Boston Pigeon Pier
Thank you for visiting me on my underwater lunch break. I can not help but wonder if your flagrant obesity was your own choice, or if you were born with a silver spoon of detritus in your mouth. I live in a city of small electric fans that masquerade as people, and I’m constantly adjusting to the wind. You have sat still and pickety-pecked the ground for the past twenty-five minutes, all the while grinnin’ like a possum eating persimmons, and here I am, wondering where you’ll wander tonight, which awning or alleyway you will huddle across when the sun walks off the stage in the middle of its lines. I rarely see a pigeon after hours, in the immaculate and vivified air, on the depopulated streets that glow at three a.m. with a contagion of swift serenity. Don’t take it personally. I’m too preoccupied with echoes, the scattering smiles of people who remember your affection, and the realization that even if your personality is wearing too many closed doors, most of them do have doorknobs.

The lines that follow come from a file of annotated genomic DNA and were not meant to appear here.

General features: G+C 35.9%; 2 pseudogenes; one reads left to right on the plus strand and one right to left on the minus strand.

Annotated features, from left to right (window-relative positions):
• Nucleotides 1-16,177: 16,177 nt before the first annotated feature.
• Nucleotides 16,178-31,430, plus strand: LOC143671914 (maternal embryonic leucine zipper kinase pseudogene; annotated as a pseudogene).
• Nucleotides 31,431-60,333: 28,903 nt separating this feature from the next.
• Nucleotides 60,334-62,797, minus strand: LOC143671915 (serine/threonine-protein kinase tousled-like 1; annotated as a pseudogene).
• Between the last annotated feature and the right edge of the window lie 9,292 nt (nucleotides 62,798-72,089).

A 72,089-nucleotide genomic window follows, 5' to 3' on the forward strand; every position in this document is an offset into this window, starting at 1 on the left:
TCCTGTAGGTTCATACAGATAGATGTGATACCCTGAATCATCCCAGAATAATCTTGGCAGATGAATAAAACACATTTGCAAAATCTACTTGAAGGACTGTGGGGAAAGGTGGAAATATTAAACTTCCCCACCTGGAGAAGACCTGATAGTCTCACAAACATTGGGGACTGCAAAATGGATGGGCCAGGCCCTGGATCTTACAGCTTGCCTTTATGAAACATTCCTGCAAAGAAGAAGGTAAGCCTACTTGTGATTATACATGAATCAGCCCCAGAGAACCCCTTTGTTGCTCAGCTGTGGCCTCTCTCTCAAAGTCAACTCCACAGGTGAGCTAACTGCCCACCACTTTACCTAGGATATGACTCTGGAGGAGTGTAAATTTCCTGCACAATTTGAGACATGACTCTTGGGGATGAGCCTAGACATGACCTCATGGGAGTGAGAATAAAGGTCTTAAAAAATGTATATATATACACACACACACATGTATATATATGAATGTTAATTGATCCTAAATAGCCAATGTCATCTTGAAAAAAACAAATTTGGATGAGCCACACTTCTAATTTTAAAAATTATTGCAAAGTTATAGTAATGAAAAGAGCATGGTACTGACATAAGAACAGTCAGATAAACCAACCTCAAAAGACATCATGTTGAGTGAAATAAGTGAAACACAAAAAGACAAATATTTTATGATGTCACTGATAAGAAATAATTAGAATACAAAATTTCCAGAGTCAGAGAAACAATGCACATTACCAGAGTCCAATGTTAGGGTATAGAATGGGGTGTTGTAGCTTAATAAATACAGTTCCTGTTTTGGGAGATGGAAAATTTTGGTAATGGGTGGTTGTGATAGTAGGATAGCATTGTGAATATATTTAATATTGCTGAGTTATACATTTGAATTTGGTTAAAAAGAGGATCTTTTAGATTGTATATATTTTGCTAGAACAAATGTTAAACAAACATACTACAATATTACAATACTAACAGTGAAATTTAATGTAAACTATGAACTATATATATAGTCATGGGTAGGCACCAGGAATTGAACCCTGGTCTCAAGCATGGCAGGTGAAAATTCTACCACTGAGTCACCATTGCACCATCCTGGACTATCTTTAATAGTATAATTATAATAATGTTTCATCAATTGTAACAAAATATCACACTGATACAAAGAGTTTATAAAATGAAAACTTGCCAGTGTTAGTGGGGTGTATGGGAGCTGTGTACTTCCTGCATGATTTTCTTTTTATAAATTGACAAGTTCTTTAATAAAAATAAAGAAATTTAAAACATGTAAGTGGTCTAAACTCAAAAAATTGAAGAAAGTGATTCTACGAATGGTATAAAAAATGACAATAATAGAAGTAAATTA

If I think of the night stretched out and sparkling in front of me I want to follow it, want to skip behind the grooves of the half-conscious and eavesdrop on the whispering liquor of lovers leaking out in languid lines from open windows. With a pair of eyes like two burnt holes meshing into the obsidian, I often contemplate the colors of my memory’s sky, the
intermittence of my voice, all the secret lives of pronouns. I did not start contemplating birds until I heard the robins sing right before five a.m., and began to feel untethered from my ambitions. Were you there, pigeon, when I realized how wonder is the acceptance of confusion, and that solutionism is the opposite of wonder? Did you see the flushed color of my face as it gave a sense of consolation? I wanted to paint my room that color. If you are still here at Central Wharf tomorrow, I would love to shellac the sides of my throat with the staccato songs I’ve learned from you and your companions.
A Person Who Speaks To Birds